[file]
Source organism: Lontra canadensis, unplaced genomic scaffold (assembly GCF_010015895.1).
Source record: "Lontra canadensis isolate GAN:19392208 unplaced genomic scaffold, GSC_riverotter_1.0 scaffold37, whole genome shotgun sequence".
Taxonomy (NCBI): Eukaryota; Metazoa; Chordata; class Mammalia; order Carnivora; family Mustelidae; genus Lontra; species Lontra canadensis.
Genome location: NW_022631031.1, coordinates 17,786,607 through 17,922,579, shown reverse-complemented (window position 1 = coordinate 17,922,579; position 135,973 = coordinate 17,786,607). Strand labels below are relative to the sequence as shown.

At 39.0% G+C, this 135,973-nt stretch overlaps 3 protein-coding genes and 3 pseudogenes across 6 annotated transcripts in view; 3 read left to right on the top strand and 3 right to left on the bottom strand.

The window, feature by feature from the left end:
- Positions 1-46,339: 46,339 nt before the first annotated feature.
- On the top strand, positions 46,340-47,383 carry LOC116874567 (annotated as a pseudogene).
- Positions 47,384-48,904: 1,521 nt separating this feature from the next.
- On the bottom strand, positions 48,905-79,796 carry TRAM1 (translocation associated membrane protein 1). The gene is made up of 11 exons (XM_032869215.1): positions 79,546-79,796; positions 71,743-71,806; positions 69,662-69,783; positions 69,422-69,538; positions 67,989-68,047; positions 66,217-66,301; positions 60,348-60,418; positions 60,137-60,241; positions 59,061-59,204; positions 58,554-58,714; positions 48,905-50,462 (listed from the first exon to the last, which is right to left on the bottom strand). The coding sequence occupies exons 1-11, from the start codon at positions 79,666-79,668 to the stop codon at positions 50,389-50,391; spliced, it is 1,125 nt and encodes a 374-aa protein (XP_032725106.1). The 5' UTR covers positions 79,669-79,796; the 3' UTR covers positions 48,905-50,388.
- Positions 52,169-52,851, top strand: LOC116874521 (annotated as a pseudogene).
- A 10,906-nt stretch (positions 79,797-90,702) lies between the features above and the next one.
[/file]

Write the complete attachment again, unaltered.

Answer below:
Source organism: Lontra canadensis, unplaced genomic scaffold (assembly GCF_010015895.1).
Source record: "Lontra canadensis isolate GAN:19392208 unplaced genomic scaffold, GSC_riverotter_1.0 scaffold37, whole genome shotgun sequence".
Taxonomy (NCBI): Eukaryota; Metazoa; Chordata; class Mammalia; order Carnivora; family Mustelidae; genus Lontra; species Lontra canadensis.
Genome location: NW_022631031.1, coordinates 17,786,607 through 17,922,579, shown reverse-complemented (window position 1 = coordinate 17,922,579; position 135,973 = coordinate 17,786,607). Strand labels below are relative to the sequence as shown.

At 39.0% G+C, this 135,973-nt stretch overlaps 3 protein-coding genes and 3 pseudogenes across 6 annotated transcripts in view; 3 read left to right on the top strand and 3 right to left on the bottom strand.

The window, feature by feature from the left end:
- Positions 1-46,339: 46,339 nt before the first annotated feature.
- On the top strand, positions 46,340-47,383 carry LOC116874567 (annotated as a pseudogene).
- Positions 47,384-48,904: 1,521 nt separating this feature from the next.
- On the bottom strand, positions 48,905-79,796 carry TRAM1 (translocation associated membrane protein 1). The gene is made up of 11 exons (XM_032869215.1): positions 79,546-79,796; positions 71,743-71,806; positions 69,662-69,783; positions 69,422-69,538; positions 67,989-68,047; positions 66,217-66,301; positions 60,348-60,418; positions 60,137-60,241; positions 59,061-59,204; positions 58,554-58,714; positions 48,905-50,462 (listed from the first exon to the last, which is right to left on the bottom strand). The coding sequence occupies exons 1-11, from the start codon at positions 79,666-79,668 to the stop codon at positions 50,389-50,391; spliced, it is 1,125 nt and encodes a 374-aa protein (XP_032725106.1). The 5' UTR covers positions 79,669-79,796; the 3' UTR covers positions 48,905-50,388.
- Positions 52,169-52,851, top strand: LOC116874521 (annotated as a pseudogene).
- A 10,906-nt stretch (positions 79,797-90,702) lies between the features above and the next one.